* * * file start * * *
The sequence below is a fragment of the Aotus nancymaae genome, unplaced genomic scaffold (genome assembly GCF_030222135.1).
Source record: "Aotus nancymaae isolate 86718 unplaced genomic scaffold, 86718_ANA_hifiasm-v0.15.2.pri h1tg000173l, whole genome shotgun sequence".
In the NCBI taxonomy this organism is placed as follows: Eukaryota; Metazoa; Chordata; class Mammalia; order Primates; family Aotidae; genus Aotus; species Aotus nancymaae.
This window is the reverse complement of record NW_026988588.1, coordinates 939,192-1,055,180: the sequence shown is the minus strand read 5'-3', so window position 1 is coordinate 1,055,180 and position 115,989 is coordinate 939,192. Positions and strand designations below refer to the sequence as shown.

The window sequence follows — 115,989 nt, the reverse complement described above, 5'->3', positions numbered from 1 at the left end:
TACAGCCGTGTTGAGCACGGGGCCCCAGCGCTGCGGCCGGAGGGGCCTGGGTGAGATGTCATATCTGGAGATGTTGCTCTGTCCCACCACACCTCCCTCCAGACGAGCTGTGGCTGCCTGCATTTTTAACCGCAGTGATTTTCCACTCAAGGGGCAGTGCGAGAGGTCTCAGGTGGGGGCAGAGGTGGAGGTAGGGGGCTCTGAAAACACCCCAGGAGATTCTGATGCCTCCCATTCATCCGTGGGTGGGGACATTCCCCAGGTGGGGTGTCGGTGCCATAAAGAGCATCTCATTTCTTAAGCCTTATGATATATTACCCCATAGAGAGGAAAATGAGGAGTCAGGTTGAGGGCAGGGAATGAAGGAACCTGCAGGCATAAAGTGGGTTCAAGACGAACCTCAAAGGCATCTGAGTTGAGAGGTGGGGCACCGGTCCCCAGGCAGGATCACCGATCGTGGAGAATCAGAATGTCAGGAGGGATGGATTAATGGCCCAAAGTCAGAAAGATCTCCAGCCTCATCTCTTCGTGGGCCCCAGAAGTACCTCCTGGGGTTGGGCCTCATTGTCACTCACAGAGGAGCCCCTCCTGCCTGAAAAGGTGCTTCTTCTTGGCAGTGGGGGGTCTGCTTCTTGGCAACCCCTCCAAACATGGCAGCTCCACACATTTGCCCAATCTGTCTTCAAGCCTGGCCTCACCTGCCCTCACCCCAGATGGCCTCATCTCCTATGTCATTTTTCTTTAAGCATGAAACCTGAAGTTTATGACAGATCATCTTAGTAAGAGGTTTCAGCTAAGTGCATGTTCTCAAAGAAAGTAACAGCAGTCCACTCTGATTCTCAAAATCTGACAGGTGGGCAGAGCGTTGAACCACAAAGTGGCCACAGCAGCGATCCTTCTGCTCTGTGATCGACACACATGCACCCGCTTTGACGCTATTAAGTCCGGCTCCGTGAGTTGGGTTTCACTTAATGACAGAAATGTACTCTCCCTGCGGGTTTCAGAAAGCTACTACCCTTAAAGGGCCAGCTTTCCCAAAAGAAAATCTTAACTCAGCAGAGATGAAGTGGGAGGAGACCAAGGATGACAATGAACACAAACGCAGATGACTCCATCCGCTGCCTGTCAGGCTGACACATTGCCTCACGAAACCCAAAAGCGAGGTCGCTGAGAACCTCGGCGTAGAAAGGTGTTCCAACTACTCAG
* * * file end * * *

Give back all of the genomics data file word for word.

The sequence below is a fragment of the Aotus nancymaae genome, unplaced genomic scaffold (genome assembly GCF_030222135.1).
Source record: "Aotus nancymaae isolate 86718 unplaced genomic scaffold, 86718_ANA_hifiasm-v0.15.2.pri h1tg000173l, whole genome shotgun sequence".
In the NCBI taxonomy this organism is placed as follows: Eukaryota; Metazoa; Chordata; class Mammalia; order Primates; family Aotidae; genus Aotus; species Aotus nancymaae.
This window is the reverse complement of record NW_026988588.1, coordinates 939,192-1,055,180: the sequence shown is the minus strand read 5'-3', so window position 1 is coordinate 1,055,180 and position 115,989 is coordinate 939,192. Positions and strand designations below refer to the sequence as shown.

The window sequence follows — 115,989 nt, the reverse complement described above, 5'->3', positions numbered from 1 at the left end:
TACAGCCGTGTTGAGCACGGGGCCCCAGCGCTGCGGCCGGAGGGGCCTGGGTGAGATGTCATATCTGGAGATGTTGCTCTGTCCCACCACACCTCCCTCCAGACGAGCTGTGGCTGCCTGCATTTTTAACCGCAGTGATTTTCCACTCAAGGGGCAGTGCGAGAGGTCTCAGGTGGGGGCAGAGGTGGAGGTAGGGGGCTCTGAAAACACCCCAGGAGATTCTGATGCCTCCCATTCATCCGTGGGTGGGGACATTCCCCAGGTGGGGTGTCGGTGCCATAAAGAGCATCTCATTTCTTAAGCCTTATGATATATTACCCCATAGAGAGGAAAATGAGGAGTCAGGTTGAGGGCAGGGAATGAAGGAACCTGCAGGCATAAAGTGGGTTCAAGACGAACCTCAAAGGCATCTGAGTTGAGAGGTGGGGCACCGGTCCCCAGGCAGGATCACCGATCGTGGAGAATCAGAATGTCAGGAGGGATGGATTAATGGCCCAAAGTCAGAAAGATCTCCAGCCTCATCTCTTCGTGGGCCCCAGAAGTACCTCCTGGGGTTGGGCCTCATTGTCACTCACAGAGGAGCCCCTCCTGCCTGAAAAGGTGCTTCTTCTTGGCAGTGGGGGGTCTGCTTCTTGGCAACCCCTCCAAACATGGCAGCTCCACACATTTGCCCAATCTGTCTTCAAGCCTGGCCTCACCTGCCCTCACCCCAGATGGCCTCATCTCCTATGTCATTTTTCTTTAAGCATGAAACCTGAAGTTTATGACAGATCATCTTAGTAAGAGGTTTCAGCTAAGTGCATGTTCTCAAAGAAAGTAACAGCAGTCCACTCTGATTCTCAAAATCTGACAGGTGGGCAGAGCGTTGAACCACAAAGTGGCCACAGCAGCGATCCTTCTGCTCTGTGATCGACACACATGCACCCGCTTTGACGCTATTAAGTCCGGCTCCGTGAGTTGGGTTTCACTTAATGACAGAAATGTACTCTCCCTGCGGGTTTCAGAAAGCTACTACCCTTAAAGGGCCAGCTTTCCCAAAAGAAAATCTTAACTCAGCAGAGATGAAGTGGGAGGAGACCAAGGATGACAATGAACACAAACGCAGATGACTCCATCCGCTGCCTGTCAGGCTGACACATTGCCTCACGAAACCCAAAAGCGAGGTCGCTGAGAACCTCGGCGTAGAAAGGTGTTCCAACTACTCAG